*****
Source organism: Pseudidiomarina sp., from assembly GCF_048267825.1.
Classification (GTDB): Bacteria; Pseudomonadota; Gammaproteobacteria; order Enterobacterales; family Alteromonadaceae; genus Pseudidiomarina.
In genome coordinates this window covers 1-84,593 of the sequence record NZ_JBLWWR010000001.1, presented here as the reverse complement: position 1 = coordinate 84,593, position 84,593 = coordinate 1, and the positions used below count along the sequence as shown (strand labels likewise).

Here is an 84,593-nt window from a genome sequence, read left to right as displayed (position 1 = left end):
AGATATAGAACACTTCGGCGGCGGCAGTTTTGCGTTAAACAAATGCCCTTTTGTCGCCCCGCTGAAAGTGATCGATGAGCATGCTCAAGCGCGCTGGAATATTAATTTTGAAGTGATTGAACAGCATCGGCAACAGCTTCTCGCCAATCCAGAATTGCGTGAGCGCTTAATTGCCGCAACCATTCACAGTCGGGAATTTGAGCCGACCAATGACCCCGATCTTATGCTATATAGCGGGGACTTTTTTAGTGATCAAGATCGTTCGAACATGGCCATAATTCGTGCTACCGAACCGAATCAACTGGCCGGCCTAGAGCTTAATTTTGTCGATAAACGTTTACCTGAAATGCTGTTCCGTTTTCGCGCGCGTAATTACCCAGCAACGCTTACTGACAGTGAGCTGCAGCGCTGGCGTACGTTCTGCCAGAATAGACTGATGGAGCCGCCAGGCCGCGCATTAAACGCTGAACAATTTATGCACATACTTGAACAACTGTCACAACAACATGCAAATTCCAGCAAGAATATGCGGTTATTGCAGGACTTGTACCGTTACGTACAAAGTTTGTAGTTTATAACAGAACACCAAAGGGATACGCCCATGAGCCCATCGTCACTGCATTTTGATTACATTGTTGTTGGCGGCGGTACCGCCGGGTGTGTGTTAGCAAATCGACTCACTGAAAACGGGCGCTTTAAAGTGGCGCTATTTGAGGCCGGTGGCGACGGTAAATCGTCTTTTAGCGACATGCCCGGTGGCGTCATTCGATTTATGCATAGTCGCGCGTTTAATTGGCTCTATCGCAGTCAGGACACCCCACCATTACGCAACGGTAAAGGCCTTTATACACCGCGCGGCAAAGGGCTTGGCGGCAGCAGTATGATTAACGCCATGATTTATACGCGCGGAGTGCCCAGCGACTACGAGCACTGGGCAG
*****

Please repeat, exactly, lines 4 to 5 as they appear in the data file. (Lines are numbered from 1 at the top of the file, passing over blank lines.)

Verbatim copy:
Here is an 84,593-nt window from a genome sequence, read left to right as displayed (position 1 = left end):
AGATATAGAACACTTCGGCGGCGGCAGTTTTGCGTTAAACAAATGCCCTTTTGTCGCCCCGCTGAAAGTGATCGATGAGCATGCTCAAGCGCGCTGGAATATTAATTTTGAAGTGATTGAACAGCATCGGCAACAGCTTCTCGCCAATCCAGAATTGCGTGAGCGCTTAATTGCCGCAACCATTCACAGTCGGGAATTTGAGCCGACCAATGACCCCGATCTTATGCTATATAGCGGGGACTTTTTTAGTGATCAAGATCGTTCGAACATGGCCATAATTCGTGCTACCGAACCGAATCAACTGGCCGGCCTAGAGCTTAATTTTGTCGATAAACGTTTACCTGAAATGCTGTTCCGTTTTCGCGCGCGTAATTACCCAGCAACGCTTACTGACAGTGAGCTGCAGCGCTGGCGTACGTTCTGCCAGAATAGACTGATGGAGCCGCCAGGCCGCGCATTAAACGCTGAACAATTTATGCACATACTTGAACAACTGTCACAACAACATGCAAATTCCAGCAAGAATATGCGGTTATTGCAGGACTTGTACCGTTACGTACAAAGTTTGTAGTTTATAACAGAACACCAAAGGGATACGCCCATGAGCCCATCGTCACTGCATTTTGATTACATTGTTGTTGGCGGCGGTACCGCCGGGTGTGTGTTAGCAAATCGACTCACTGAAAACGGGCGCTTTAAAGTGGCGCTATTTGAGGCCGGTGGCGACGGTAAATCGTCTTTTAGCGACATGCCCGGTGGCGTCATTCGATTTATGCATAGTCGCGCGTTTAATTGGCTCTATCGCAGTCAGGACACCCCACCATTACGCAACGGTAAAGGCCTTTATACACCGCGCGGCAAAGGGCTTGGCGGCAGCAGTATGATTAACGCCATGATTTATACGCGCGGAGTGCCCAGCGACTACGAGCACTGGGCAG